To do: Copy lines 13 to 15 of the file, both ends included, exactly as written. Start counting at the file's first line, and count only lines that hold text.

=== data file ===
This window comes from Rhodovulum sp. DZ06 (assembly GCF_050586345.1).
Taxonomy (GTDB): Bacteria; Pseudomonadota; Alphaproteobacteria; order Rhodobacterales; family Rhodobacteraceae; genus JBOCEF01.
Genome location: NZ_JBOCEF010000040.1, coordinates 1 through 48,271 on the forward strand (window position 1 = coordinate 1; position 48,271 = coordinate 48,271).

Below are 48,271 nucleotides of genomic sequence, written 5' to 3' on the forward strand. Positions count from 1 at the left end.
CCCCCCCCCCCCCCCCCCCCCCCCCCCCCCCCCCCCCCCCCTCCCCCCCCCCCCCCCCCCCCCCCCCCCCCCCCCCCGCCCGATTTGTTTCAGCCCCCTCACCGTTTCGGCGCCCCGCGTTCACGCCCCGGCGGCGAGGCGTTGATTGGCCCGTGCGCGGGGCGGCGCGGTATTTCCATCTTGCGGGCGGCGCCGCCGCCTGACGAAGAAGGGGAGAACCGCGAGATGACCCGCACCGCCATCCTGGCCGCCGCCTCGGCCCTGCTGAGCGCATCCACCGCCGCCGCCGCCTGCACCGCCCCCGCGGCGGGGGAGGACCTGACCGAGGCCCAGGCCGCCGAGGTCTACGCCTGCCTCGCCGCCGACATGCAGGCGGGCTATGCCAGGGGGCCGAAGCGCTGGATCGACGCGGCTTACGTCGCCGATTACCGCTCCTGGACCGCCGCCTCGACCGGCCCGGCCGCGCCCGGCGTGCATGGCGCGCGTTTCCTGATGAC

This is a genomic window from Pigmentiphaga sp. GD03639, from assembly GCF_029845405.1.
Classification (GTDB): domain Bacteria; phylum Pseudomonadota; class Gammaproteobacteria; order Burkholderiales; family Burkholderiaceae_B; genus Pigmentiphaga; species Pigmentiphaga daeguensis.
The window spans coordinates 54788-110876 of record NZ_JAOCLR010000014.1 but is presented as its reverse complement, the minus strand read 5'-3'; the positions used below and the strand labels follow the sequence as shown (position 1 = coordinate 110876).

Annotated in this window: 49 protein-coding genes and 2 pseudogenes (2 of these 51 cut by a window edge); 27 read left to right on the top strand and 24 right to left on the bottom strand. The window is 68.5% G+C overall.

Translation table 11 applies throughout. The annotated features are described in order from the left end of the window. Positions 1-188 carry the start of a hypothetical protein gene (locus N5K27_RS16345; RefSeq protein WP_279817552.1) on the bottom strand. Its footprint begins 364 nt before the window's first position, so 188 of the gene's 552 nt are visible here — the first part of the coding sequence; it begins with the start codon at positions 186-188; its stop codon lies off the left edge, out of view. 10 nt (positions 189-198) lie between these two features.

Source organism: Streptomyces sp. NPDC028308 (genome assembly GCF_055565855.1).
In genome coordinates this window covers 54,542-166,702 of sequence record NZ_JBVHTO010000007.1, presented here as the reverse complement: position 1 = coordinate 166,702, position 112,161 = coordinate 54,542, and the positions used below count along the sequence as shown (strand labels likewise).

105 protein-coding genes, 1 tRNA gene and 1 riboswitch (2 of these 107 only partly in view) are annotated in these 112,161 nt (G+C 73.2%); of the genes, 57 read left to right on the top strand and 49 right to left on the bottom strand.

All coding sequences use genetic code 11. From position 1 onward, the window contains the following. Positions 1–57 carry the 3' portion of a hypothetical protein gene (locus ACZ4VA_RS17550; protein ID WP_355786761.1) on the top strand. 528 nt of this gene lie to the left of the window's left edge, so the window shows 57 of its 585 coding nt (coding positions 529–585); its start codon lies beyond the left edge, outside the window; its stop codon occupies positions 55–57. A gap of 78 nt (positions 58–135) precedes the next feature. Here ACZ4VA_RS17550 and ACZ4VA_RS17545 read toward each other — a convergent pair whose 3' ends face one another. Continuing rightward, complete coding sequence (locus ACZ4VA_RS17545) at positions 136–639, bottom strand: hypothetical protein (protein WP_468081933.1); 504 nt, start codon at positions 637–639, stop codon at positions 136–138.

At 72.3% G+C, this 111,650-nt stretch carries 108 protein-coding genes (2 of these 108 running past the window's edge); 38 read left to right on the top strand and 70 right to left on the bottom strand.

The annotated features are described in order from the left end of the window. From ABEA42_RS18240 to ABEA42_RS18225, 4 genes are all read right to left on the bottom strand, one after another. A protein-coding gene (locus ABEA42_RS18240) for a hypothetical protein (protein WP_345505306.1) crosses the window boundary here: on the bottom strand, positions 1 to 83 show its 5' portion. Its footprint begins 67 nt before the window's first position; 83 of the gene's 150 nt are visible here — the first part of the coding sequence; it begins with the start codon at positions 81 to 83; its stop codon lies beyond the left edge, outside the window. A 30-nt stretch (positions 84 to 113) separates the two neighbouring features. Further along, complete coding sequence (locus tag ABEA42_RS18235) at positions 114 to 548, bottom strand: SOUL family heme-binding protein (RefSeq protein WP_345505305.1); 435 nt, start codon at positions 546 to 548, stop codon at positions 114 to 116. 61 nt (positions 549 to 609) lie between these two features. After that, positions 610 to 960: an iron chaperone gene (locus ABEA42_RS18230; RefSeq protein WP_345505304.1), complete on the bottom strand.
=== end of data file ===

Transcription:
105 protein-coding genes, 1 tRNA gene and 1 riboswitch (2 of these 107 only partly in view) are annotated in these 112,161 nt (G+C 73.2%); of the genes, 57 read left to right on the top strand and 49 right to left on the bottom strand.

All coding sequences use genetic code 11. From position 1 onward, the window contains the following. Positions 1–57 carry the 3' portion of a hypothetical protein gene (locus ACZ4VA_RS17550; protein ID WP_355786761.1) on the top strand. 528 nt of this gene lie to the left of the window's left edge, so the window shows 57 of its 585 coding nt (coding positions 529–585); its start codon lies beyond the left edge, outside the window; its stop codon occupies positions 55–57. A gap of 78 nt (positions 58–135) precedes the next feature. Here ACZ4VA_RS17550 and ACZ4VA_RS17545 read toward each other — a convergent pair whose 3' ends face one another. Continuing rightward, complete coding sequence (locus ACZ4VA_RS17545) at positions 136–639, bottom strand: hypothetical protein (protein WP_468081933.1); 504 nt, start codon at positions 637–639, stop codon at positions 136–138.

At 72.3% G+C, this 111,650-nt stretch carries 108 protein-coding genes (2 of these 108 running past the window's edge); 38 read left to right on the top strand and 70 right to left on the bottom strand.